The recently upgraded and expanded North London line, part of the London Overground network, has been awarded the prestigious Project of the Year gong at the National Rail Awards 2011.
The three-year, £550m upgrade has delivered more services, longer platforms, a new fleet of longer trains and increased capacity on a key 2012 Games rail route.
It was funded by Transport for London (TfL), the Olympic Delivery Authority (ODA), the Department for Transport, Network Rail and the Stratford Transport Implementation Group.
London Overground services from Richmond and Clapham Junction to Stratford now run four times an hour every day, which has increased services between Willesden Junction and Stratford from four to eight trains per hour at peak times.
Passenger levels on the Richmond and Clapham Junction routes are at a record high, at more than one million journeys a week, up from 600,000 before December 2010 according to latest TfL figures.
On the London Overground network as a whole, there are now two million passenger journeys a week, an increase of 1.4 million journeys since TfL took over the network at the end of 2007.
In 2011/12 the Overground is projected to carry 100 million passengers up from 33 million in the first full year of TfL operation.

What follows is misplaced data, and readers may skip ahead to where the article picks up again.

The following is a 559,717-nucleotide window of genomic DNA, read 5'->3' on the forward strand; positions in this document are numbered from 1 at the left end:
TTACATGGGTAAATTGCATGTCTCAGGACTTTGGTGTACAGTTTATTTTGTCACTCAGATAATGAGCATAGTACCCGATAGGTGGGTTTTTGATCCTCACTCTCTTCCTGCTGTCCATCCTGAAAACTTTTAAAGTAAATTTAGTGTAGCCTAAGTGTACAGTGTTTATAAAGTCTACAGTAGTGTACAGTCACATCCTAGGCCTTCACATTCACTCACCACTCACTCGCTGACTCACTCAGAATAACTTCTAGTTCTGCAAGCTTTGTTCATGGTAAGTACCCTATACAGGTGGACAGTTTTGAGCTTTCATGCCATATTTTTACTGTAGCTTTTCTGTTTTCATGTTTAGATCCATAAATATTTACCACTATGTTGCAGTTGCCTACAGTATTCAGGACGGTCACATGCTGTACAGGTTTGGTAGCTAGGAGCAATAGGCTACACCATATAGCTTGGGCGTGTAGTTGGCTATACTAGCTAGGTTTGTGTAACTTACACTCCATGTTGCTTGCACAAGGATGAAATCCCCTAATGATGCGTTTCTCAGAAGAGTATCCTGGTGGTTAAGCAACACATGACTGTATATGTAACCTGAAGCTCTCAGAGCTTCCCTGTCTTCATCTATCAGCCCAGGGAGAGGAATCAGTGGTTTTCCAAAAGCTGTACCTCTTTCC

Judges described the project as ‘an extremely worthy winner’ recognising the complexity of the challenge and the improved service it has delivered.
Awarding the prize to TfL, Network Rail, Carillion and Atkins, the judges stated:
“The effectiveness of the joint project sponsorship and management ensured its successful delivery to time and budget.”
Mike Brown, Managing Director of London Rail, said:
“I am delighted that the hard work and joint effort that went into delivering the upgrade has been recognised in this way.
“The upgrade is now delivering real and tangible benefits for passengers and has created a legacy far in advance of the 2012 London Olympic and Paralympics Games, which will boost the area for many years to come.”
As part of the upgrade TfL also funded a fleet of 57 brand new air-conditioned trains, and a station refurbishment programme that has delivered cleaner, safer and well-staffed stations with better access, new information, help points, lighting and CCTV.
The new timetable introduced in May 2011 is the result of the first major revamp of the line since 1869, which saw intensive civil engineering and complex signalling work take place in more than half of London’s boroughs.
Network Rail upgraded and replaced more than 200 signals, renewed more than seven kilometres of track and 69 sets of points, lengthened 30 station platforms and carried out additional improvements at seven other stations.